Explore the Bible Sunday School Lesson for June 2

Here’s the Explore the Bible Sunday School lesson commentary for June 2, written by Jay T. Robertson, Ph.D., Associate Professor of Systematic Theology, University of Mobile.

Explore the Bible Sunday School Lesson for June 2

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By Jay T. Robertson, Ph.D. 
Associate Professor of Systematic Theology, University of Mobile

COMMISSIONED

Acts 1:4–11, 23–26

This quarter we will begin an exciting study in the Book of Acts. We will see the gospel advance from Jerusalem and Judea to Samaria and to the ends of the earth. Acts is the unfolding story of the people of God filled with the Spirit of God engaging in the mission of God.

The Book of Acts teaches the Church that she exists to glorify God by making disciples through the gospel while in community and on mission.

The life-changing reality we learn in this Scripture is that Jesus commissions His followers for Kingdom work. Every Christian has been transformed by the grace of God and is to be a witness of the powerful gospel of Jesus Christ.

Stay focused (4–8)

Old habits die hard. Set minds don’t change overnight. The disciples who were with Jesus in the days between His resurrection and ascension still had old-fashioned ideas.

One of these ideas was that the Kingdom of God was going to be established by political, earthly power. At this time, Israel was occupied by the Romans, and the Jews were looking for a Messiah who would expel the Romans and restore the earthly kingdom of David.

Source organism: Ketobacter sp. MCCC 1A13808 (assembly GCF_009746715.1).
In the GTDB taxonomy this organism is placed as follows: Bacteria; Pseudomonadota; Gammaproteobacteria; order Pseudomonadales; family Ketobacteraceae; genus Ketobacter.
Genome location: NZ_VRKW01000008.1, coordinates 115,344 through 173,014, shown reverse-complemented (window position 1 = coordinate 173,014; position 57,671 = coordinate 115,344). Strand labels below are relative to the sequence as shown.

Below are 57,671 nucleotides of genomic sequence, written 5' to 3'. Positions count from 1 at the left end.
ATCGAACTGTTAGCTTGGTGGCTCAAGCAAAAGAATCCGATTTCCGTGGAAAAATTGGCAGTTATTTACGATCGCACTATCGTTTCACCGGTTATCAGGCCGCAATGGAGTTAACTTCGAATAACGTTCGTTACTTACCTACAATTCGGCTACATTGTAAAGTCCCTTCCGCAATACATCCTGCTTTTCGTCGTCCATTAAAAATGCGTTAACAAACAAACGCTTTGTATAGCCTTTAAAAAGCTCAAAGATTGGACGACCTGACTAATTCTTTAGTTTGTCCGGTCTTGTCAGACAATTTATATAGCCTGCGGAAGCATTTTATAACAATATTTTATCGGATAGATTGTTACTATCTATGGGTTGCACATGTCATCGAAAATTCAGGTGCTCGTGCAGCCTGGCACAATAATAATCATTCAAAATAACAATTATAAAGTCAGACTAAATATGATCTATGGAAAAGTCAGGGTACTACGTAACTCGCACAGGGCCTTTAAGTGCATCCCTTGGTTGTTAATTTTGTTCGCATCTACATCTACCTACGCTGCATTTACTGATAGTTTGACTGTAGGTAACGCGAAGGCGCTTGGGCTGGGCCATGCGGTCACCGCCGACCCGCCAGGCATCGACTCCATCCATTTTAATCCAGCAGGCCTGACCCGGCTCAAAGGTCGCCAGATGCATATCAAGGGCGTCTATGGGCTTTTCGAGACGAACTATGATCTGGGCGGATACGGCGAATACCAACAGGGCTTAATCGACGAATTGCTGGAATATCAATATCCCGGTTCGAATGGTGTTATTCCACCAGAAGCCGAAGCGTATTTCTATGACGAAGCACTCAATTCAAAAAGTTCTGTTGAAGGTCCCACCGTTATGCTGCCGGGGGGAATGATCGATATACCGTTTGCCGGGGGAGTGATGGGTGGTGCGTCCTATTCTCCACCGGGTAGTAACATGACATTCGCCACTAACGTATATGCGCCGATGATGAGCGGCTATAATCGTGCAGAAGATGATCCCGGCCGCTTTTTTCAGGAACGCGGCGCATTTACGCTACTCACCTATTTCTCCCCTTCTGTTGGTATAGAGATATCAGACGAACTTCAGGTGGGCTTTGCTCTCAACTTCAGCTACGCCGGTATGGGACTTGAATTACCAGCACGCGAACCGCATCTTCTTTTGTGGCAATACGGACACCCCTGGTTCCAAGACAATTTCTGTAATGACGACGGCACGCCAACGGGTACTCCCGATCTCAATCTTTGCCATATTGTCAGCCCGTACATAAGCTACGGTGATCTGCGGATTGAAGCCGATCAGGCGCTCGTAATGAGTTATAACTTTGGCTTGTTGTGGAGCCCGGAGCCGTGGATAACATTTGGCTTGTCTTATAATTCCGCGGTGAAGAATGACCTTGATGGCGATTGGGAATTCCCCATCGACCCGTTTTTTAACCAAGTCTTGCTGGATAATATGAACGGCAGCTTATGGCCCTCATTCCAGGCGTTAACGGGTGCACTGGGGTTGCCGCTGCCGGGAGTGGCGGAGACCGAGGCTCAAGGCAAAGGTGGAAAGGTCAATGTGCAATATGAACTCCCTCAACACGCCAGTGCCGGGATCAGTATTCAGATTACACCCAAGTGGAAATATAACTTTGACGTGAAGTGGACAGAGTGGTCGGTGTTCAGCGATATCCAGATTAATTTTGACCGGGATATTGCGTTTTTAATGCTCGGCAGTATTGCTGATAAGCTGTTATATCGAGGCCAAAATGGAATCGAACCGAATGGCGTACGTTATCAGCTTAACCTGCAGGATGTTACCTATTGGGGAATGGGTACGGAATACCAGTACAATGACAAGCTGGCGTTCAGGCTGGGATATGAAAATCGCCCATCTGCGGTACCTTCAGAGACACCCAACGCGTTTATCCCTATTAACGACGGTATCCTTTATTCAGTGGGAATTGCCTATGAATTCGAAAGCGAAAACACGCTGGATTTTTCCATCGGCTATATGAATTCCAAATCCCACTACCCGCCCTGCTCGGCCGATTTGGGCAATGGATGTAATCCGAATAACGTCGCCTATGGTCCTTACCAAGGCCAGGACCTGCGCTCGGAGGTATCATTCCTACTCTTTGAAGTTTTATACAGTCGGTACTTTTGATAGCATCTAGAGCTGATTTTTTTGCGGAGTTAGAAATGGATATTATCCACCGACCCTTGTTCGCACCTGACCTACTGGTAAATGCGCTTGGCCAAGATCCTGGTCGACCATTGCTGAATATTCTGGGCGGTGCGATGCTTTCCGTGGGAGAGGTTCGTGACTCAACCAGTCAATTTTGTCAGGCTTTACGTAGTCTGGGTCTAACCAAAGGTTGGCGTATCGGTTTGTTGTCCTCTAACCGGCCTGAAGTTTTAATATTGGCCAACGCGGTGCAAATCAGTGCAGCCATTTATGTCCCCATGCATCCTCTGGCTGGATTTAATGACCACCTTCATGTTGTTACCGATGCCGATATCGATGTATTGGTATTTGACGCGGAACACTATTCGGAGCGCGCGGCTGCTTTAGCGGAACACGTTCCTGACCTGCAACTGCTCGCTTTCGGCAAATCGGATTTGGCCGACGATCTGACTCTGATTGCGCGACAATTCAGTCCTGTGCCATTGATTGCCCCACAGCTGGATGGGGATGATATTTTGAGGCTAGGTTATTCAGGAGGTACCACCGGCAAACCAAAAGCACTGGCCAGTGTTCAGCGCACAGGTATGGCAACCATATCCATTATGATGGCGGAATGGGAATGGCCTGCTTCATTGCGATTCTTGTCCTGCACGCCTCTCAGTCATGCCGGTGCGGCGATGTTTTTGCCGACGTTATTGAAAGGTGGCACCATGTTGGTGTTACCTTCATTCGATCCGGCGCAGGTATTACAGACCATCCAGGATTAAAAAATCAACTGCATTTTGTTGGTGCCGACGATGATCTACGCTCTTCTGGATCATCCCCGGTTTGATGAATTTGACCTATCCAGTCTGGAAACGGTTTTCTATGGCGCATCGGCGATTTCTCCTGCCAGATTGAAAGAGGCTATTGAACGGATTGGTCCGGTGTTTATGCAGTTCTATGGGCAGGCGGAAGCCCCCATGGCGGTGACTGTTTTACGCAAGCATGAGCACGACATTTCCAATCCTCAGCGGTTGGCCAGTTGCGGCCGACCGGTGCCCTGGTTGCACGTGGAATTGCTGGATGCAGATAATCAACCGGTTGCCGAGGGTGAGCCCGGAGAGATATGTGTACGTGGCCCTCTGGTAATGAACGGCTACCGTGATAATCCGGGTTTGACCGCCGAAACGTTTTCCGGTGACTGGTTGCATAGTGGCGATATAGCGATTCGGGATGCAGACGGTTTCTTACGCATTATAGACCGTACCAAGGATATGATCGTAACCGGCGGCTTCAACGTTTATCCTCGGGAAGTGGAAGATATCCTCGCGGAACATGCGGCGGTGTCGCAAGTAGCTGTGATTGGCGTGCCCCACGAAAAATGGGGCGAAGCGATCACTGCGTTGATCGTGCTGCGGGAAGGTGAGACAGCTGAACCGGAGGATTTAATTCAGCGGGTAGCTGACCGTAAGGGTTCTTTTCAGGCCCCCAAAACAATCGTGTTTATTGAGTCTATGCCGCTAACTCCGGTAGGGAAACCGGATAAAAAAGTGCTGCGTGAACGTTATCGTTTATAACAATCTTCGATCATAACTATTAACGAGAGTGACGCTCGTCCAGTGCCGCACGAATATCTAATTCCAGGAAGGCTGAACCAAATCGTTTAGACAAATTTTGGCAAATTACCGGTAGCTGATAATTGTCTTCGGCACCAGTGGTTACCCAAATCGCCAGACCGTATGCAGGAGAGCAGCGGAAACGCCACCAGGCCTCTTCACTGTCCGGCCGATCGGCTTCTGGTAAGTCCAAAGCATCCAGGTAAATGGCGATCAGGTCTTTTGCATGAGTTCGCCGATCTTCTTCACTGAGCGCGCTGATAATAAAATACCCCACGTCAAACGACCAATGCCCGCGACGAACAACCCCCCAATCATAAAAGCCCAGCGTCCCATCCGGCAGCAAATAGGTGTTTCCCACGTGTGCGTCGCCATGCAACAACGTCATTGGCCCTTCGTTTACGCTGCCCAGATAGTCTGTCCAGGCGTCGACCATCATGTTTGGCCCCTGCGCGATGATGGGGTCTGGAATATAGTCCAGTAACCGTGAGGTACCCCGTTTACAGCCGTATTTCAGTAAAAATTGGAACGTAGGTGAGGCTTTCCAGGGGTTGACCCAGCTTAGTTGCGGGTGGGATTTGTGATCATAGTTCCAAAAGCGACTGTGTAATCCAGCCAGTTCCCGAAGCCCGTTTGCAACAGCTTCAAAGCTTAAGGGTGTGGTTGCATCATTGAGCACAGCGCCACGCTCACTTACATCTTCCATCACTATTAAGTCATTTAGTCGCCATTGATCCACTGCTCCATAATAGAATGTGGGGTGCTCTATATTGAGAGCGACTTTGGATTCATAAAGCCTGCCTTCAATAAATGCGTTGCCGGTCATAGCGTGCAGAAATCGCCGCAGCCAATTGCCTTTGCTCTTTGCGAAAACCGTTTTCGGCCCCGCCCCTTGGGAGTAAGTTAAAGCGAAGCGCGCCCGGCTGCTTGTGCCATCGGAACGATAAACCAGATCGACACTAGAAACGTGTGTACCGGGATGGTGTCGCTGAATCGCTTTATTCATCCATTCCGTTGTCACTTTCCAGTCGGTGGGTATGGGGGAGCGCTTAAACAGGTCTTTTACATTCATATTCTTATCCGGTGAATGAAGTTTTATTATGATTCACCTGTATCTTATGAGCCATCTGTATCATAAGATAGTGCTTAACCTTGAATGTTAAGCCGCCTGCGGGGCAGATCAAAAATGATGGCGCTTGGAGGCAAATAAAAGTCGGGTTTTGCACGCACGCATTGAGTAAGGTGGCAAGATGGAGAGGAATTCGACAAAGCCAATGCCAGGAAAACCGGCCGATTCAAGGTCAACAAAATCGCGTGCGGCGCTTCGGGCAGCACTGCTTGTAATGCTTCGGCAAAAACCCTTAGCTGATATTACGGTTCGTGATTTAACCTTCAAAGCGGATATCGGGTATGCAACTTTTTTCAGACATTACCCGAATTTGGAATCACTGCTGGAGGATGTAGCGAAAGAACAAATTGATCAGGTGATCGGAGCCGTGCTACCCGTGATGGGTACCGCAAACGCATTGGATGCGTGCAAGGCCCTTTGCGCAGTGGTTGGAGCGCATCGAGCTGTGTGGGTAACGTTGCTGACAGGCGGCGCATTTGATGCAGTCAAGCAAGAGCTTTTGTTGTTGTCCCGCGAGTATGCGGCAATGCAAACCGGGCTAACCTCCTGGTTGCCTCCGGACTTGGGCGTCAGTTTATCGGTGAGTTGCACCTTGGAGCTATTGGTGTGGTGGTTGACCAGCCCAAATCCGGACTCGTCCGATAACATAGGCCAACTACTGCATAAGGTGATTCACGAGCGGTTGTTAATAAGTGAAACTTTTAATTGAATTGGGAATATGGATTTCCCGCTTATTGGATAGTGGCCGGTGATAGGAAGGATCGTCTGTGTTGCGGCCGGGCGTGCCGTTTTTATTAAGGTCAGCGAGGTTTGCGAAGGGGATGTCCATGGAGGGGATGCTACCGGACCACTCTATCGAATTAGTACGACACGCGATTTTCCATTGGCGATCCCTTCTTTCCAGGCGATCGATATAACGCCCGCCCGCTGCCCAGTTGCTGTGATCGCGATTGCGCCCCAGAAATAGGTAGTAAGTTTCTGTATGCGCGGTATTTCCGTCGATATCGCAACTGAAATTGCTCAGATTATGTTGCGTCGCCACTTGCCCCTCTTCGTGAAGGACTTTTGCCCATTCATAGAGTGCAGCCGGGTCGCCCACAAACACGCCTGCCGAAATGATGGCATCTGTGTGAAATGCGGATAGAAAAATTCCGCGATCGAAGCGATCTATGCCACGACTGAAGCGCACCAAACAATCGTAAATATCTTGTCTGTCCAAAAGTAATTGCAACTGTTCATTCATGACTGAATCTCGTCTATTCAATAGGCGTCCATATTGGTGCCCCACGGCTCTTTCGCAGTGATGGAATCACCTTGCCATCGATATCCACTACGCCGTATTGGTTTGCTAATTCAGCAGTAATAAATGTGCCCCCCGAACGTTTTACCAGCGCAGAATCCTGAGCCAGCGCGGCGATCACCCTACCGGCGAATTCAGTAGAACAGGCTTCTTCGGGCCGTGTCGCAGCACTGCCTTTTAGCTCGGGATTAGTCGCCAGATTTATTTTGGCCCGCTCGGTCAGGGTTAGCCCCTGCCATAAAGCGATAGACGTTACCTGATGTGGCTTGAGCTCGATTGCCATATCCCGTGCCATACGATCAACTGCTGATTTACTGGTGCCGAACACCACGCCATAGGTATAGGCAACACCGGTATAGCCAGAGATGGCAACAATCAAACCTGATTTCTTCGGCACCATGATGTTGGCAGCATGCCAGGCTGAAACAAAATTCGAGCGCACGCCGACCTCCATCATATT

Their eschatology wasn’t biblical. It had been shaped by the popular teaching of Jewish rabbis through the centuries, but it didn’t square with Scripture. Their question in verse 6 reveals they were expecting an immediate restoration of a national kingdom for the Jews. Jesus responded to their question by telling them not to be focusing on when He would set up His kingdom.

It wasn’t their business to worry themselves with the Father’s sovereign timetable. They were to stay focused on being His witnesses.

Jesus didn’t answer the question to their satisfaction, but He did promise they would be empowered by the Holy Spirit to be His witnesses. His response in verse 8 challenged their presuppositions.

They must have been wondering why they would go to Samaria and to the ends of the earth.

Their conception of God’s grace and mercy had to be expanded because God was going to redeem peoples from every tribe and language and people and nation.

With urgency (9–11)

After refocusing the disciples on God’s plan to redeem not just the Jews but peoples around the world, He ascended to the Father in heaven.

As they stood there amazed, two angels told them that this same Jesus was going to come back to earth one day.

Obediently, they returned to Jerusalem to wait for empowerment from the Holy Spirit. Since Jesus was going to return, they began to sense an urgency to be His witnesses, but they waited for strength from on high. They were being commissioned to reach the nations with the gospel.

The Spirit within them would enable them to proclaim the gospel faithfully. We, too, are commissioned to proclaim the good news of Christ to the nations urgently, empowered with strength from on high.

Through prayer (23–26)

While waiting on the baptism of the Holy Spirit, the disciples followed the example of Jesus from Luke 6:12–16 by praying for wisdom as they replaced the fallen Judas Iscariot.

After praying and casting lots, they selected Matthias to be an apostle. We, too, need to be fervent in prayer as we equip others and engage in making disciples for Jesus.